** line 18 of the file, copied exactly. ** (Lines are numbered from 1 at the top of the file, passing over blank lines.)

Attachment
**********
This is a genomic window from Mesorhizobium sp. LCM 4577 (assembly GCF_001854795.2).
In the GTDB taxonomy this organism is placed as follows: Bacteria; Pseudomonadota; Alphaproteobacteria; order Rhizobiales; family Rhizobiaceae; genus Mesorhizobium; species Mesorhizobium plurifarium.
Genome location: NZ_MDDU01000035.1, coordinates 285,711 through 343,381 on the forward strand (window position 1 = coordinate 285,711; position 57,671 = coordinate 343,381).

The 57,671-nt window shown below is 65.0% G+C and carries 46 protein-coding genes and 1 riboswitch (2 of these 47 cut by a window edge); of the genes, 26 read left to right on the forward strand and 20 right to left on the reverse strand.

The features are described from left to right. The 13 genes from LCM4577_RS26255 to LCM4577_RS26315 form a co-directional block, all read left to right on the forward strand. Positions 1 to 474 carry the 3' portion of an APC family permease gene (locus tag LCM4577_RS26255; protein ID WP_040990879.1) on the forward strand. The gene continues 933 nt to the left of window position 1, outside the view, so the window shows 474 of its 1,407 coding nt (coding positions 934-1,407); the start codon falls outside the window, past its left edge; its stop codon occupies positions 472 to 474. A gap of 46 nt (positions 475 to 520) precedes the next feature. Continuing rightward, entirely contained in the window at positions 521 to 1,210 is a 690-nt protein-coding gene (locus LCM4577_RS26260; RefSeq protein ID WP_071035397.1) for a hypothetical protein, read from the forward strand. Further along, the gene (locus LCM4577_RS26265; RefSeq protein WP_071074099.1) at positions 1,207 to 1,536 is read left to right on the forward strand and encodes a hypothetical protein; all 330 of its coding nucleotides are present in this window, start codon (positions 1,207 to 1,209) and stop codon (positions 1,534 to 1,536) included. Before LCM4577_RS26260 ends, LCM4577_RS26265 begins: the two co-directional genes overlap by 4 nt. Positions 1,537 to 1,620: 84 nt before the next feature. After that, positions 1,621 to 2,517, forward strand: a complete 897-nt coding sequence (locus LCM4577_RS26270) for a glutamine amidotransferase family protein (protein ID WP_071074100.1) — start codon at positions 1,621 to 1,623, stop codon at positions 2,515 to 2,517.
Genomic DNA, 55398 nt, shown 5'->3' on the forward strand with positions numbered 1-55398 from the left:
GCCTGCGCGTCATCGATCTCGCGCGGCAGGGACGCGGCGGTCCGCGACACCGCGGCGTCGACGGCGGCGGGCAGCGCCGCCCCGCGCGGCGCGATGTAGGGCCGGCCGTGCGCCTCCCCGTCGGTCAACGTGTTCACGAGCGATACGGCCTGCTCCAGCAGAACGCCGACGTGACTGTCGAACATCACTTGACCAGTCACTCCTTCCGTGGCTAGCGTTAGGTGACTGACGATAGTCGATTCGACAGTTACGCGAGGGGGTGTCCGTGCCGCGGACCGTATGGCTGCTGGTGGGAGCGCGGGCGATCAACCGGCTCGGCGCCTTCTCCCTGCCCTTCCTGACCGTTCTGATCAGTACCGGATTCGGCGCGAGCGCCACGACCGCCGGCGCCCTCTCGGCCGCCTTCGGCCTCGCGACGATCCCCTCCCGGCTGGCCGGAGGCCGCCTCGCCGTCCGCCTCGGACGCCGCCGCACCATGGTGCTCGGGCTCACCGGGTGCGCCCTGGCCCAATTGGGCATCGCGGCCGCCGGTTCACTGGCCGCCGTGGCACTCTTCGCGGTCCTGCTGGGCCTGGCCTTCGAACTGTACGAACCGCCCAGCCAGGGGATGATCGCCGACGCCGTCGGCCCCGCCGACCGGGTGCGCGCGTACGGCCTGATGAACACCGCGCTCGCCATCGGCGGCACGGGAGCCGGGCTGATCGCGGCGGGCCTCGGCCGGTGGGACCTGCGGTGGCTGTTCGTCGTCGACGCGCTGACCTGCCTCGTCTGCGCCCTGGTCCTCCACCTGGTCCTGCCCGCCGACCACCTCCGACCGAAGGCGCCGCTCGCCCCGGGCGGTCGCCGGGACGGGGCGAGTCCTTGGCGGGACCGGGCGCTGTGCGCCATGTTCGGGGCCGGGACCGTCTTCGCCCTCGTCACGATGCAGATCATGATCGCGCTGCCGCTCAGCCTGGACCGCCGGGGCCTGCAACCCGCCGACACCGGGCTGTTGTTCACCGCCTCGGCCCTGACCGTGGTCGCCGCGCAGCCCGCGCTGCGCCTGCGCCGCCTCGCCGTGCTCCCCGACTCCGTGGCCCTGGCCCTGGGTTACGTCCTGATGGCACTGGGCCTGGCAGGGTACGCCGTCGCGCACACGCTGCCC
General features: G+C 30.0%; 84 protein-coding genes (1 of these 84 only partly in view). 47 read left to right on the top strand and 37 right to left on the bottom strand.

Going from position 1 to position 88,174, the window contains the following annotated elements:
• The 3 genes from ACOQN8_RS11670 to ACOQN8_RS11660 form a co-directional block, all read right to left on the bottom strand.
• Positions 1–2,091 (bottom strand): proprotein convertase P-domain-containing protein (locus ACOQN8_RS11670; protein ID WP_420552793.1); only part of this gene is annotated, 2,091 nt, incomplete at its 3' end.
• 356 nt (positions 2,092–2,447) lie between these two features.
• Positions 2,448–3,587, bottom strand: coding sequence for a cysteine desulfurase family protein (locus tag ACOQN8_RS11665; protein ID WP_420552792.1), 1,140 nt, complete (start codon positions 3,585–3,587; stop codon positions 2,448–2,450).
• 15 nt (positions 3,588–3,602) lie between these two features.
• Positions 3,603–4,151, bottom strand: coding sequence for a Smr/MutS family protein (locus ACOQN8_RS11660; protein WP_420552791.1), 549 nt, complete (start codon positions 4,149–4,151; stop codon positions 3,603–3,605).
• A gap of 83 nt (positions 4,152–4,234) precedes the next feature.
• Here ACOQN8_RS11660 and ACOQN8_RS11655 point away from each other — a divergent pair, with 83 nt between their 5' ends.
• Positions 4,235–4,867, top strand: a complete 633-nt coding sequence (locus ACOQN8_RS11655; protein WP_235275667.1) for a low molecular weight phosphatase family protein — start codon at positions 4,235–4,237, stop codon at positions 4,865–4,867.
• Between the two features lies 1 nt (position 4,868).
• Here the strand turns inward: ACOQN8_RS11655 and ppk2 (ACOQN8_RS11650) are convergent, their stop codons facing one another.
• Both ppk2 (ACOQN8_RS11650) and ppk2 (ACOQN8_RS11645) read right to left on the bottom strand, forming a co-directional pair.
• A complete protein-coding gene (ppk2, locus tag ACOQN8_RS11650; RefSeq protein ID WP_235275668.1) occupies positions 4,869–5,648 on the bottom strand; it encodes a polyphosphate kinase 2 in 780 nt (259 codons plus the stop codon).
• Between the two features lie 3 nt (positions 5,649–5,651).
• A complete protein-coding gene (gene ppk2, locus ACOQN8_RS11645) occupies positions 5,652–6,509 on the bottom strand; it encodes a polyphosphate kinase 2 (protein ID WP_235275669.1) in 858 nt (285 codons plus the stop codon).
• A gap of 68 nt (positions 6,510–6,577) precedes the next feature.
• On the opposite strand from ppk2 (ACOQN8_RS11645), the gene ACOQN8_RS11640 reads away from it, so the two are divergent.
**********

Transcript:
• Positions 4,235–4,867, top strand: a complete 633-nt coding sequence (locus ACOQN8_RS11655; protein WP_235275667.1) for a low molecular weight phosphatase family protein — start codon at positions 4,235–4,237, stop codon at positions 4,865–4,867.